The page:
Fake press release pumps up the volume
Versatel takeover 'rumours'
There were red-faces in the Dutch financial news sector yesterday after a fake press release touting a major telecoms takeover prompted journalists to post stories and investors to bid up shares in the companies concerned.
In the fake release, telecoms giant Versatel and Talpa Capital, the company behind Dutch media tycoon and Big Brother creator John de Mol, 'announced' they were in in takeover talks with Deutsche Telekom:
That's not as unrealistic as it seems: just last month there were tie-up talks between Versatel, Talpa and Belgacom. All these companies are interested in the marriage of television, internet and telecommunications.
When the 'news' hit the wires on Thursday, shares of Versatel went up five per cent on the Dutch stock market. Even ANP, the most important news supplier in the Netherlands, reported the possible take over, as well as Dow Jones. Dutch banker Theodoor Gilissen issued a sell advisory, based on the release.
By midday, Talpa and Versatel dropped a bombshell by saying that the press release was a fake, possibly sent by fraudsters who want to make a quick buck. Stock scams usually arrive in mailboxes as newsletters that purport to offer unbiased recommendations ("HOT Pick Ready To Explode All Week!"). The idea is that unwitting investors purchase the stock in droves, creating high demand and pumping up the price.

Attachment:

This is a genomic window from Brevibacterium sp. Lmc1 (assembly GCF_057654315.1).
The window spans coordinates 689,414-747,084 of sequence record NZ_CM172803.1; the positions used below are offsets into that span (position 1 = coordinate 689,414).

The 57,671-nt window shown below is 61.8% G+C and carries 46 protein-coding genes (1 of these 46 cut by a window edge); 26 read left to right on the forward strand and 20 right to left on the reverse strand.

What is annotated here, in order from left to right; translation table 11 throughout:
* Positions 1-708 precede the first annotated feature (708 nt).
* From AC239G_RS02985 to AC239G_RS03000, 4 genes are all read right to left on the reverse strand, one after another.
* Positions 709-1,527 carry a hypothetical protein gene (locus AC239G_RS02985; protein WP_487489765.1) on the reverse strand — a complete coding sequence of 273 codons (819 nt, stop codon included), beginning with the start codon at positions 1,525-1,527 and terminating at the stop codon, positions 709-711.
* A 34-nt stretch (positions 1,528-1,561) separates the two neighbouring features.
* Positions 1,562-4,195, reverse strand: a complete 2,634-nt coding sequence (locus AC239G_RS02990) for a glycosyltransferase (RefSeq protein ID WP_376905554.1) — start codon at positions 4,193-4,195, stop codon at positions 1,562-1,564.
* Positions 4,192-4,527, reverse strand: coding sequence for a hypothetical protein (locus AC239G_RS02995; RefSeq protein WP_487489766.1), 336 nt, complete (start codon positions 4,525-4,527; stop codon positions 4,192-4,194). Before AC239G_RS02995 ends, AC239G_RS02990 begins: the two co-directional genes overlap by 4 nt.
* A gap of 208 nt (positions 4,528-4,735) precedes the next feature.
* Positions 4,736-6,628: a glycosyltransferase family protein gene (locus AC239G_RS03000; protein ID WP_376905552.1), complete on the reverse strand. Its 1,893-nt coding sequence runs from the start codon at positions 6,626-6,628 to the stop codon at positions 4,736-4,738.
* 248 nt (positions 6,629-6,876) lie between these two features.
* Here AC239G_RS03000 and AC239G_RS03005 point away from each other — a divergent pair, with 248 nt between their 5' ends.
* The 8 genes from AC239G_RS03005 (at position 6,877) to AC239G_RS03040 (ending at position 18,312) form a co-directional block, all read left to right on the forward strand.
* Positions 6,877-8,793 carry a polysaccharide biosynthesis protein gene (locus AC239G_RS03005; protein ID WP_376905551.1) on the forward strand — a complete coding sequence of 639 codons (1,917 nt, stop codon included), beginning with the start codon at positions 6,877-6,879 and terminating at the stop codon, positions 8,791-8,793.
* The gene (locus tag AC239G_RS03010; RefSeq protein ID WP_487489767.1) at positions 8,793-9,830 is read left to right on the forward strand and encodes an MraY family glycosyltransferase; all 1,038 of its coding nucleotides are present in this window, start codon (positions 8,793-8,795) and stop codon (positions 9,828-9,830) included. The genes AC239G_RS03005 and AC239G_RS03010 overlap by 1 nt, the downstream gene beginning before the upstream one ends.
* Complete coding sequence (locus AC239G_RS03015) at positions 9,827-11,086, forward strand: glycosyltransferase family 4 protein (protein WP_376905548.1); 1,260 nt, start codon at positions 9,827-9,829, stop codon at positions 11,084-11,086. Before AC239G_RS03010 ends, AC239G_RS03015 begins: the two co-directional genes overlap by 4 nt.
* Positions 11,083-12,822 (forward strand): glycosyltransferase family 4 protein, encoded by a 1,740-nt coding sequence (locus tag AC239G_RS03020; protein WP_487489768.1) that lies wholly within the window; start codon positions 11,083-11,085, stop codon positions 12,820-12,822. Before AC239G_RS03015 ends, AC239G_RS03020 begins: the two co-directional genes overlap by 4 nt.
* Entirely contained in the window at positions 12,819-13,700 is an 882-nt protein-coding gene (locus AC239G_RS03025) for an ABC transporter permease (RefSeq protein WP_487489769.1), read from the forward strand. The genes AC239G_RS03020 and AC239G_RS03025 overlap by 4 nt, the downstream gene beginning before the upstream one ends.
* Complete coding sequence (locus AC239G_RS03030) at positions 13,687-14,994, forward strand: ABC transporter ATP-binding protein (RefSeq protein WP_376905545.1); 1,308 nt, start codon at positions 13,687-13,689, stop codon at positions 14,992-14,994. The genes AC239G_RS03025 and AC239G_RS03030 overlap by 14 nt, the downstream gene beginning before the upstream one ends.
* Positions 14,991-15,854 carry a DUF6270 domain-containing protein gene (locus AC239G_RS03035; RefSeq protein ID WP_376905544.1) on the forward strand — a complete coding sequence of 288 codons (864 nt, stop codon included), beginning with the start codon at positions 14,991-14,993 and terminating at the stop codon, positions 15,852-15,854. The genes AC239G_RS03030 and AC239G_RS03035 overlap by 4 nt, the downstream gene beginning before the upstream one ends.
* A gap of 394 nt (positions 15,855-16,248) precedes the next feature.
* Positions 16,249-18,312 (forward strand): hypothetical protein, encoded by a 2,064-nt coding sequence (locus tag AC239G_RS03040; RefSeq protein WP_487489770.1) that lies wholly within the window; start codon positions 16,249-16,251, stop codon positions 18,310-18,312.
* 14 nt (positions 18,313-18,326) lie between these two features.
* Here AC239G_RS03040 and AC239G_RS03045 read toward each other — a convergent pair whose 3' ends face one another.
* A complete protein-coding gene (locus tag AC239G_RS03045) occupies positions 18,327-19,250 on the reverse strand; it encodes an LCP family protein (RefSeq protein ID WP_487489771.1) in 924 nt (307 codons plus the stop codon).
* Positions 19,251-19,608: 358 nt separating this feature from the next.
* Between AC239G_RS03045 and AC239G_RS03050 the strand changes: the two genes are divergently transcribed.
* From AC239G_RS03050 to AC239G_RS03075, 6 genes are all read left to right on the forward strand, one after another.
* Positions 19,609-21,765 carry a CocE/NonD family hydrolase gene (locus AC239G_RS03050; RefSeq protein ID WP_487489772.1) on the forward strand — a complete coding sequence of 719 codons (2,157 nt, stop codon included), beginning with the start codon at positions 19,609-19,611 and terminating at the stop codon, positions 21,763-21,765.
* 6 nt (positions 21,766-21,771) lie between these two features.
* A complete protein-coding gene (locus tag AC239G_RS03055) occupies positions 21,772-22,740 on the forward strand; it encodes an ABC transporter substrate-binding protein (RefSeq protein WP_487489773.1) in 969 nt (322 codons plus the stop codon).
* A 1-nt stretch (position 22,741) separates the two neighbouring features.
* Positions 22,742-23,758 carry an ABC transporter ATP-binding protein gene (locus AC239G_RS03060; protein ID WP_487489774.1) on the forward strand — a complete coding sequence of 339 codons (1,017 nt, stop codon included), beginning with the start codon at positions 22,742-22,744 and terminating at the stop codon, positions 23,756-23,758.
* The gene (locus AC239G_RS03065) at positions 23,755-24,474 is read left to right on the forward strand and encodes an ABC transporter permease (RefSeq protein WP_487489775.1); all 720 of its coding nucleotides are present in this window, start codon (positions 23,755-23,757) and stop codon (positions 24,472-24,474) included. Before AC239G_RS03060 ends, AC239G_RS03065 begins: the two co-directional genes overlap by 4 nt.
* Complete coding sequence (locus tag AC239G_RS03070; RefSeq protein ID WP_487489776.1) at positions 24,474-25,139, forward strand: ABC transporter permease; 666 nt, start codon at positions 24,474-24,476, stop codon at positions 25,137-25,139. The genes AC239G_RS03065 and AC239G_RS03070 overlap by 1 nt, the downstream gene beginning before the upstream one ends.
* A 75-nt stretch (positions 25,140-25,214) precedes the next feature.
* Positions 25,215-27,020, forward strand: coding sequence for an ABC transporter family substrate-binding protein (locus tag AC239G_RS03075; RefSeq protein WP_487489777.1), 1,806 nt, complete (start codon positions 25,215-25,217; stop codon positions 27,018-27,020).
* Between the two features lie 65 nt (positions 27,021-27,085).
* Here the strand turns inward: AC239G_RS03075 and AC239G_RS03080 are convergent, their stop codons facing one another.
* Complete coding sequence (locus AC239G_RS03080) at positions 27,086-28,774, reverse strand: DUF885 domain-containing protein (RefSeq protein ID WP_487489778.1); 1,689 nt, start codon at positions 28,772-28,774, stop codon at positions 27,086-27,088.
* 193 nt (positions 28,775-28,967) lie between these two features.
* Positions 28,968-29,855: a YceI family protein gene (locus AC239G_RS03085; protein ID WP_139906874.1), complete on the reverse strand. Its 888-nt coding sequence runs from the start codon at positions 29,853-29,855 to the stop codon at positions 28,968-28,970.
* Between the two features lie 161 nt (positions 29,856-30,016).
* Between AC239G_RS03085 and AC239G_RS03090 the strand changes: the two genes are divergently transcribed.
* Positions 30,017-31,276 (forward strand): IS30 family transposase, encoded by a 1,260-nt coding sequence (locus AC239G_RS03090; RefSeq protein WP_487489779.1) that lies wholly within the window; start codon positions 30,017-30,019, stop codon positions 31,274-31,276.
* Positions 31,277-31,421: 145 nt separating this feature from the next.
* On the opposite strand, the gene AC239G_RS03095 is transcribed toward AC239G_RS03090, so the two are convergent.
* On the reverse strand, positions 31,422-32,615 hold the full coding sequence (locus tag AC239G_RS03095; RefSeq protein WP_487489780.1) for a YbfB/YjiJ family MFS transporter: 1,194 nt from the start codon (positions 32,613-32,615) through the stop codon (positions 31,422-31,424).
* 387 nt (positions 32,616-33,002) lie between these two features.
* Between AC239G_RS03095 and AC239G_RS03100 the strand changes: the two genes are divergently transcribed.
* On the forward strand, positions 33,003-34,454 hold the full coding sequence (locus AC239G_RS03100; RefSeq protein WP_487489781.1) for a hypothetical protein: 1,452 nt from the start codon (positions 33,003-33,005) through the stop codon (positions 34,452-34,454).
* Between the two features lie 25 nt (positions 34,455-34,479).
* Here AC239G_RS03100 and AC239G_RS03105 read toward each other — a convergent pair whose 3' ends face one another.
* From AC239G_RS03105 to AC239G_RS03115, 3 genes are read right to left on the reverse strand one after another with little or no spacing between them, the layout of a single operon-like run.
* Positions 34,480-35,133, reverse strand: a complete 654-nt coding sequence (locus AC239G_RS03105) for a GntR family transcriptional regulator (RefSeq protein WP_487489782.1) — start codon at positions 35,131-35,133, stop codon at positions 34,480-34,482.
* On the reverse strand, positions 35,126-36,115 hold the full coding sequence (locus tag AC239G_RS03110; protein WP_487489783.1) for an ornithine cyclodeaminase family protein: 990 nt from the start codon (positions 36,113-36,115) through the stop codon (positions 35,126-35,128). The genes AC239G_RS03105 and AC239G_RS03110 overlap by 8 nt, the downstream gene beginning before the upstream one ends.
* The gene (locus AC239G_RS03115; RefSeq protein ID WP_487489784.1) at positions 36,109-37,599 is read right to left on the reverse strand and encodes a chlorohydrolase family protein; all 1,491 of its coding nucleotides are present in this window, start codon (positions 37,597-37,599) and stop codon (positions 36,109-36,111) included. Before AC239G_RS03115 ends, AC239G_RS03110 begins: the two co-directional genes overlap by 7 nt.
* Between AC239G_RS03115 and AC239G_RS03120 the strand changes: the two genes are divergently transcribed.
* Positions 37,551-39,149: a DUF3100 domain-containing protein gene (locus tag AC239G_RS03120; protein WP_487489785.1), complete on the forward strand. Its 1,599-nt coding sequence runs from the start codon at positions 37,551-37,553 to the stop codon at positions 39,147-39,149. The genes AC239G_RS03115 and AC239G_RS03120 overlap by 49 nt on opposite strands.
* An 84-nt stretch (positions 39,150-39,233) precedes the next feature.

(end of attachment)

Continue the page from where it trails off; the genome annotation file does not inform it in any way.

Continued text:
However, some reports suggest that the press release might also have been a malicious joke.
Versatel, which lodged a complaint with the Dutch Public Prosecutor Service, is currently trying to find out who is responsible for the ploy by analysing the headers and the IP address of the mail message.
The scheme raises serious questions about the reliability of press releases, and the vigilance of press agencies, in particular since the press release was sent through an anonymous remailer called Shitzooi ("Shit mess"). That name even appeared in the header of the mail. ANP admitted that they have failed to do what they normally do: always doublecheck with the source.
Sponsored: Benefits from the lessons learned in HPC